Tag Archives: dad

Home Sick

He counts the squares yelling his wonder
Can you believe it, spring is in three days
Snow blowing past windows this empty day
All I saw, so quiet, while beneath the quilt,
That was a wedding gift from my sister n law
Giving comfort to this ailing stomach

His dad as excited as he that skiing will
Continue for another week, chattering
On about the new schedule after school
That now must include their favorite thing
The noise of shared excitement, and camaraderie
Their boisterousness a welcome intrusion

On a day of bad tv, reading, and solemn sleep
The woods out back still a lovely view of calm
Brown branches like powdered sugar treats
Messages from friends lamenting Easter eggs that
Will have to be hidden in the snow; the mess of it
Though secretly, I am happy my son sees it as a gift

Beware The Ides of March

Babe was a guy who owned a big tavern against a giant rock bluff in a town across the river from us
Dad took me there a few times, going over the bridge, sunshine becoming a foreign intruder when we opened the door to leave
My dad worked on the side bar-tending for Babe, that extra money probably a necessity for his family of seven with one on the way
Being only 4, I didn’t understand why this grown man was called Babe,
and I asked this man behind the big oval bar
He always gave me a kiddie cocktail, which sounded like kitty to me and I didn’t understand that either, he chuckled as I
Enjoyed the deliciousness of that red with the cherries and the orange slice on the teeny tiny colored sword that balanced across the top
On my tenth birthday my mom was still in the hospital with something they were calling high blood pressure
My dad took me to a supper club, just the two of us on a school night, and Babe was there
He joked around with my dad and laughed that my favorite meal was a bacon and American cheese melted on toast
Babe always seemed to be laughing, and as he left he said to my dad, “Beware the Ides of March with that one huh, Buck?”
I never seemed to get Babe’s jokes, so Dad explained that some guy named Caesar’s murder was predicted to happen on March 15th
Ides means middle, Dad said, and so some fortune teller told Caesar to beware the Ides of March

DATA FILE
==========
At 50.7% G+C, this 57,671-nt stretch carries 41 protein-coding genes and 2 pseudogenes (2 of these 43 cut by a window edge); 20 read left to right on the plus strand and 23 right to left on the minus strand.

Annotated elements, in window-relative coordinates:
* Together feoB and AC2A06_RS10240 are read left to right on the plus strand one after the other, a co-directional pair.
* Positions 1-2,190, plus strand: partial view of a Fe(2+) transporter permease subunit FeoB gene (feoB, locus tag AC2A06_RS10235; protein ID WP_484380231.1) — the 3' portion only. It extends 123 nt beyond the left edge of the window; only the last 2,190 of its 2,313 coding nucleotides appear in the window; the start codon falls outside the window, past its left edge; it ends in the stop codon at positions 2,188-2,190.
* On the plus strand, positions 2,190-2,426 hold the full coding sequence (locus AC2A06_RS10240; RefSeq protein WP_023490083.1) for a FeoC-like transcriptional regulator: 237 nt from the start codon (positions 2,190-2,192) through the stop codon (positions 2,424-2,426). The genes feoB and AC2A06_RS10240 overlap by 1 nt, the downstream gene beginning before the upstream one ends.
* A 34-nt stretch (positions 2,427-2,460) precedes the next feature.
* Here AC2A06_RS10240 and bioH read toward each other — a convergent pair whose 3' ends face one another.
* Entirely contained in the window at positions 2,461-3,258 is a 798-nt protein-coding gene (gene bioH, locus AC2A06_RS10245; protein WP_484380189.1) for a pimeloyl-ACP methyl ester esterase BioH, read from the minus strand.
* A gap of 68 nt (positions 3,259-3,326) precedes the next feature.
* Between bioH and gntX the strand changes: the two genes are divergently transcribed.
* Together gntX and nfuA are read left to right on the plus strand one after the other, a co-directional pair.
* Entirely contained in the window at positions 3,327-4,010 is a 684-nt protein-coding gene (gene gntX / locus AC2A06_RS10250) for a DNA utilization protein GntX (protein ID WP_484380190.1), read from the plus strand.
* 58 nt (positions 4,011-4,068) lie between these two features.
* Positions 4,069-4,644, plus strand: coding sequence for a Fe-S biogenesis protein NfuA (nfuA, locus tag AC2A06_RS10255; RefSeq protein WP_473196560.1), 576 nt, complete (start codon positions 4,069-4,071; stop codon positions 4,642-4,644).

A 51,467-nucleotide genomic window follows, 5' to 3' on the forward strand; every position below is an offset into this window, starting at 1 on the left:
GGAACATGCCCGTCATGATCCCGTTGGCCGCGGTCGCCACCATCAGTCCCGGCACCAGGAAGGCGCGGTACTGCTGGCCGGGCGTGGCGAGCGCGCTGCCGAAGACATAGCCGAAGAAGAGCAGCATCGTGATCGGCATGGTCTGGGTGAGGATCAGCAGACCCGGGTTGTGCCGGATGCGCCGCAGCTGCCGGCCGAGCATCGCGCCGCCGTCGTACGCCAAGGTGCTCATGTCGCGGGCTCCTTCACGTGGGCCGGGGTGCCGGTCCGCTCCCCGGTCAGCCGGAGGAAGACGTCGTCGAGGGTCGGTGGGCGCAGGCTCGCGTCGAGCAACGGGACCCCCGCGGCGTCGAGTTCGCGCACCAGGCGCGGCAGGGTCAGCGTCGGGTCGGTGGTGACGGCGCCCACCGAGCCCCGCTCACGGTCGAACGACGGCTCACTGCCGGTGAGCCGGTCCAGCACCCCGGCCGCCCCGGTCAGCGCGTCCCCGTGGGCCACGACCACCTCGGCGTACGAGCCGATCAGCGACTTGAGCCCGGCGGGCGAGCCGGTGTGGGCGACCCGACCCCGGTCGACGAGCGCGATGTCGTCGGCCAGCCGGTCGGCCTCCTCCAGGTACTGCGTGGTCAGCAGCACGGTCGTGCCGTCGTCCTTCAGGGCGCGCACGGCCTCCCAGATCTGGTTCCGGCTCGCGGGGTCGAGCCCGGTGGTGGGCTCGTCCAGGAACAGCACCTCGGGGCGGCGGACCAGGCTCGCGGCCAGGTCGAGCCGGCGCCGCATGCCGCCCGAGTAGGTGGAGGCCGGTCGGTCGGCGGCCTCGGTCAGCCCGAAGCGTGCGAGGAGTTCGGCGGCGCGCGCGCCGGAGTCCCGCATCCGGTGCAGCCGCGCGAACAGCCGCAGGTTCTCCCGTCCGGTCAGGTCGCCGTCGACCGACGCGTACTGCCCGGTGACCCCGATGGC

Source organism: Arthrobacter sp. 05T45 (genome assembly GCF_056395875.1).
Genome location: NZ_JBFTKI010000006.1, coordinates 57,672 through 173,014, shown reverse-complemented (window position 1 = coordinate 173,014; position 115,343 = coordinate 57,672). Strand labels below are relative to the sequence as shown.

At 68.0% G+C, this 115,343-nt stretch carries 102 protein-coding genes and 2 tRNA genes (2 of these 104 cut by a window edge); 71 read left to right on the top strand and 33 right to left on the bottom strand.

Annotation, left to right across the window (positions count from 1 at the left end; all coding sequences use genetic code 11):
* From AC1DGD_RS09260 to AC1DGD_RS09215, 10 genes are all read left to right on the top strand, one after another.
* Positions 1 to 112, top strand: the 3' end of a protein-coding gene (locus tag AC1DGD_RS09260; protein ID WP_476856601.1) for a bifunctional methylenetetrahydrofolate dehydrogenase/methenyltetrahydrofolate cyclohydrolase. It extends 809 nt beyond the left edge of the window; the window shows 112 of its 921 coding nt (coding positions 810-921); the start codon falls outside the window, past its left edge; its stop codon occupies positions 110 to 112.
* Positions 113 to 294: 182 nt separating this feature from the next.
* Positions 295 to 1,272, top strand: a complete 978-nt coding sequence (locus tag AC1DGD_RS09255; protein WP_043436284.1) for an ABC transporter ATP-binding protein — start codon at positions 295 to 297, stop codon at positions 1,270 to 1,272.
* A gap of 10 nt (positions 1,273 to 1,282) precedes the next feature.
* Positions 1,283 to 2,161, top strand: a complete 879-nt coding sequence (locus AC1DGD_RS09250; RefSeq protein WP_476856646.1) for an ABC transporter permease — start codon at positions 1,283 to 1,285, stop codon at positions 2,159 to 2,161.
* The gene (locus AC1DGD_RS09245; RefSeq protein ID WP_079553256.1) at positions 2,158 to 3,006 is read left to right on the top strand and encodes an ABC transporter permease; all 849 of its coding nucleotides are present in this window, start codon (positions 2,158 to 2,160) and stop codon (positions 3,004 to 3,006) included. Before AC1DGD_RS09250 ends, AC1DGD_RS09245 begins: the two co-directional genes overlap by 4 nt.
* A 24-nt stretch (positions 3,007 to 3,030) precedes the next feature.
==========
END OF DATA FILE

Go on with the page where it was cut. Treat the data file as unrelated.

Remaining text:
The fortune teller was right, and Caesar’s good friend Brutus helped to kill Caesar on March 15th
Babe was just being funny dad said, no one was going to kill me. Babe just likes to joke around
Being with dad, his only daughter, out where people always put a smile on their faces when they talked to him, was special
My Dad taking me to a restaurant all by myself on my birthday with my five brothers eating who knows what, at home, and Babe joking around
One of the best moments ever!
Even though I didn’t understand much of the joking, everyone was laughing, and it was my birthday
And I wasn’t so scared then that my mom didn’t get to come home for my birthday; like she promised

I Wait to Talk to a Teacher

We are both waiting, quietly observing
She calm, her coat zipped right to the top
Her pink suede boots with satin ribbon laces, dangle
Where is the aunt, her mom, maybe dad, today
The secretaries try the numbers, no answers
One mentions the books she can look at
Does she want to unzip her coat, another asks
You look uncomfortable with it up so high
No, it isn’t hurting me, see? Her chin held high
While she waits sweetly, her blonde curly hair
A wild frame for her little angelic face that stares
Straight ahead, what thoughts behind still eyes
Picking up a book she only holds its sleeve out
Where are the pictures she wonders aloud, not
To me specifically, just for anyone, she is now
Concerned about where they might be,
The people who love her, I touch the book
Explaining it is kept nice by that outside cover
She leafs uncomfortably through its pages
The phone rings, She’s right here, is the response
The secretary indicates, dad is out in the parking lot
Come on, says the secretary, I will walk you out to him
She doesn’t move. She stares ahead at the window
I see him now, too, a young dad smiling, amiable
They say, is that your daddy,
When he comes through the office door She turns her head, hesitates
Taking a big long look, she nods jumping off the chair
She is the sweetest little thing, I tell him
The secretary says, yes, I could take her home with me
Our reminders to her of her specialness, and to dad
Please don’t forget her someday when there is no
Warm office, lovely secretaries, and a mom who waits

They Called Him Buck

My dad, telling the perfect joke
A favorite bartender
He would be amused
So many colored liquors
Lining the back shelf now
His drinks amber, gold and clear
Creme de Menthe and
Sloe Gin the exceptions

My dad, his arm bent like
A wing holding his cigarette
Out the window, steering
With the other, loving his
Buick, Chrysler or Olds
Sales cases not car seats
Keeping him company
Always deep in concentration

My dad, watching television
John Wayne, Creature Feature
Maybe golf, football or fishing
Always calm then, unless
The Packers lost the football
Then he yelled from a dark place
Me quietly leaving, startling
Him to embarrassment

My dad, cooking meals
Perfect steak and burgers
Spaghetti sauce, marinades we
Couldn’t really appreciate then
French toast on lenten Fridays
The never ending crispy soft slices
Butter and syrup sliding in perfect union
With glasses of so cold milk

My dad, trimming the hedge
Arms persistently tanned
Extended outward for hours
In work appearing effortless
Swaying back and forth
Slashing into shape
The perimeter of
His domestic jungle

My dad, temper flaring
Against only himself
Evidence now he lived
In a prison of fear over
Standards of perfection
That couldn’t be met
Left to wonder of the origin
Answers long buried with him

My dad, in remembering
The great and beautiful
Ingredients of him, a recipe
He was given, then gave
My memory’s mixture
Grateful for the good
Now, as a parent, contending
In empathy with the flaws